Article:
RF Safety Training.com

RF Safety Applications

Some Examples

The vice president of a broadcasting company had already made four cross-country trips to try to win approval from the local planning board for his new studio. The site was only going to have a studio-to-transmitter (STL) link and two satellite receive-only antennas. The broadcasting company had supplied an analysis of the RF levels that, although correct, was difficult for even an expert to follow. After a few minutes of testimony by Richard Strickland using a pen light and a cell phone as props and using the analogy of residential satellite dishes to explain receive-only antennas, the site was granted approval.

Residents near a mountaintop antenna farm with several towers that have television, FM radio, wireless services antennas and an AM radio station had become increasingly vocal, and the local government was on the defensive. Richard Strickland was hired to conduct an RF survey and appear before a planning board meeting. Richard invited the woman (April) who headed the citizens group and the representative of the planning board to accompany him while he made measurements at the antenna farm and in front of the nearby homes. Richard patiently explained everything to them. When the public meeting began that evening with about 200 concerned citizens in attendance, April stood up and said, “I spent several hours with Mr. Strickland today and am now convinced that there is absolutely nothing for us to worry about.”

Our letter reports are written specifically for your situation. They are professionally edited for clarity and ease of understanding. Other companies offer “MPE Reports” that are generated using templates and simple analysis. There is no comparison!


Evaluation and Guidance

RF standards and regulations can be confusing. You just made a deal to lease space on your rooftop to a wireless company, and now you are having second thoughts as to what problems this might introduce. Somebody just noticed the antennas on the roof of the school—how dare they put children at risk!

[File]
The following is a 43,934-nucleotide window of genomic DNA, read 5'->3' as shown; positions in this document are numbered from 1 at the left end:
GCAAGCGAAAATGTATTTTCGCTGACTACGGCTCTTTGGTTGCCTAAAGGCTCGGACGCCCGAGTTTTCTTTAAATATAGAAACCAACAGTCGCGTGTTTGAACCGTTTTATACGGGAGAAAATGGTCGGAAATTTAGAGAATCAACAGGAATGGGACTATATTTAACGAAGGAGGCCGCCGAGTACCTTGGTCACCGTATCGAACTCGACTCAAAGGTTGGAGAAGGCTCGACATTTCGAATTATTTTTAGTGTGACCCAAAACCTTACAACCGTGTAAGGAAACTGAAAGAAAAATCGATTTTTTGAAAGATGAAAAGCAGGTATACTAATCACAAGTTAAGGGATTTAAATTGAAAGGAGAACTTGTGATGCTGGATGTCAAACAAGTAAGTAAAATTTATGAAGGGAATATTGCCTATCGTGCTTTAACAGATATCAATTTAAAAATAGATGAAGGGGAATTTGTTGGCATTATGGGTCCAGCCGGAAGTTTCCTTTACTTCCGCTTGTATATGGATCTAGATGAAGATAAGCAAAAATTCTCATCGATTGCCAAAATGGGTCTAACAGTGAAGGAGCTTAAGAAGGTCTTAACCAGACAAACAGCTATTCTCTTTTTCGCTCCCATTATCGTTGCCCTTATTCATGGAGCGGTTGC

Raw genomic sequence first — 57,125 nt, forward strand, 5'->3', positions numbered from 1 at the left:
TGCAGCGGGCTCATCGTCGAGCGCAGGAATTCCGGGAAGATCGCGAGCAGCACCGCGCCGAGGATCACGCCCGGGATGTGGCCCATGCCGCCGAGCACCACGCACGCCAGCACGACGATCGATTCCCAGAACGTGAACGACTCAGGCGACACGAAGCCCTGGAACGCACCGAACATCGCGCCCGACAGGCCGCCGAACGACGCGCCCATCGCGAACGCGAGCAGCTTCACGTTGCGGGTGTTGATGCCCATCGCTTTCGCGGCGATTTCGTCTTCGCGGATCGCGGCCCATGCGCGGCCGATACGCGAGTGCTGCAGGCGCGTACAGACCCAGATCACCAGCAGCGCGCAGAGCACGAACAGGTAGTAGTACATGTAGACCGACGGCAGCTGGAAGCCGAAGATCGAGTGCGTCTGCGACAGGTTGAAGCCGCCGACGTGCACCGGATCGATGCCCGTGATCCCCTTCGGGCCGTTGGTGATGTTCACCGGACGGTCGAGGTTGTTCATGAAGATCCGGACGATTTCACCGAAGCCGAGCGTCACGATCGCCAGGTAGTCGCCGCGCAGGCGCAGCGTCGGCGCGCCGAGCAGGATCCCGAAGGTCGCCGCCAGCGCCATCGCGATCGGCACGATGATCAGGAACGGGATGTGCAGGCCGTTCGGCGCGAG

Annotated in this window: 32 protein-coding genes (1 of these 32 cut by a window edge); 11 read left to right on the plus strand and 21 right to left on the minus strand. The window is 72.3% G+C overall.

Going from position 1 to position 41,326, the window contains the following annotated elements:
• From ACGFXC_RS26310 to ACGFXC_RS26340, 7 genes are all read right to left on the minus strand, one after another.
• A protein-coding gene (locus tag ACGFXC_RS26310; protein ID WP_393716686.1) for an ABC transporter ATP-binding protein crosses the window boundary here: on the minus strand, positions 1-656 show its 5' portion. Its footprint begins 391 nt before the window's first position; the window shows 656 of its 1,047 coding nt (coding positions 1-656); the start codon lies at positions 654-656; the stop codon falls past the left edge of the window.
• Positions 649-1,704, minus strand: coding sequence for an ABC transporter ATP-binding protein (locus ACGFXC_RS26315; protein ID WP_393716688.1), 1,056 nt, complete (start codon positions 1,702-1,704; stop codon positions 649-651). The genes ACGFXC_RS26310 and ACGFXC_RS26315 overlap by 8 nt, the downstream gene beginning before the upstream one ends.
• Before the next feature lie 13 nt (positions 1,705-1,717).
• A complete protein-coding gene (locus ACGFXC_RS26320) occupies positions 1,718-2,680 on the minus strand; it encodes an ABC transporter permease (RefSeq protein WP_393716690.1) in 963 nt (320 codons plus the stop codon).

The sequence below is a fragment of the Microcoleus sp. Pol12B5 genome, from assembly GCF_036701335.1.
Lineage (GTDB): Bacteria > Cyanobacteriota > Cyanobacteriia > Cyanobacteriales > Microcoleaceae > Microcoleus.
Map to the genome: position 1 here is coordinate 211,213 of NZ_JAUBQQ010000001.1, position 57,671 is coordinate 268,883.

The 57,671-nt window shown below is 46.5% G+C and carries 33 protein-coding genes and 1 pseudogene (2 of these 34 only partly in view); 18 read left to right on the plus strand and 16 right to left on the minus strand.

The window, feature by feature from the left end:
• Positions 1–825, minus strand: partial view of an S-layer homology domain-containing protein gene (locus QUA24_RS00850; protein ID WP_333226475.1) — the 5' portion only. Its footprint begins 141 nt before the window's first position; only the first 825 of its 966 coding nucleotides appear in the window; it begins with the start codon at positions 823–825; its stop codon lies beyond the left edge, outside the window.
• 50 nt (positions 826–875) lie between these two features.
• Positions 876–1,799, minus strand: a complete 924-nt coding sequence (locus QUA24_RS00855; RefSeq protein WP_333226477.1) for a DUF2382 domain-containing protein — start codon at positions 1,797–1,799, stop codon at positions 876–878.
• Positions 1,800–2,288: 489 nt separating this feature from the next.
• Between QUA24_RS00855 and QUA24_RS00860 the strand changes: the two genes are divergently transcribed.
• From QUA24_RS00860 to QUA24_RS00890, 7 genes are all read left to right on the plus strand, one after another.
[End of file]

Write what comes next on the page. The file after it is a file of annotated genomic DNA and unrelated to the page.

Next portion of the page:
Questions like this come up every day. With the information available on the Internet, everybody is quick to do some research. But putting it all together and making sense of it is far from easy. Applying this information to your particular situation is even more difficult. This is where RF Safety Solutions can help—a simple call to Richard Strickland can quickly put things in perspective. His breadth of knowledge and experience in RF safety means that there is unlikely to be any aspect of RF safety for which he cannot provide answers. Honesty and easy-to-understand explanations are the norm, both in verbal and written communications.

A simple letter report to a concerned party or an organization can often diffuse a potentially contentious situation. Or the opinion of a recognized industry expert can be used for communication with the government, be it local planning boards, the Federal Communications Commission (FCC) or the Occupational Safety and Health Administration (OSHA). Many antenna sites can be analyzed with complete confidence using sophisticated computer modeling programs that often prove, for example, that the RF field levels on the ground near some antennas mounted on a roof or tower are a tiny fraction of the FCC exposure limits. These results can be summarized graphically in a short letter report. An analysis and a letter report written specifically about your situation is far less expensive than a site survey and full report.

Perhaps you need someone to attend a town meeting or appear before a planning board that just doesn’t understand that the RF field levels are far below the FCC exposure limits. Richard Strickland offers plain talk that can be understood—using numerous non-electronic analogies that people can understand. Richard uses the same approach when he teaches RF safety to people with absolutely no knowledge of electronics.

RF Safety Solutions prides itself on supplying the clearest, easiest-to-understand letters and reports in the industry. Every report is professionally edited for clarity. Longer reports begin with an executive summary, and every report describes specific risks and recommendations and how to address them.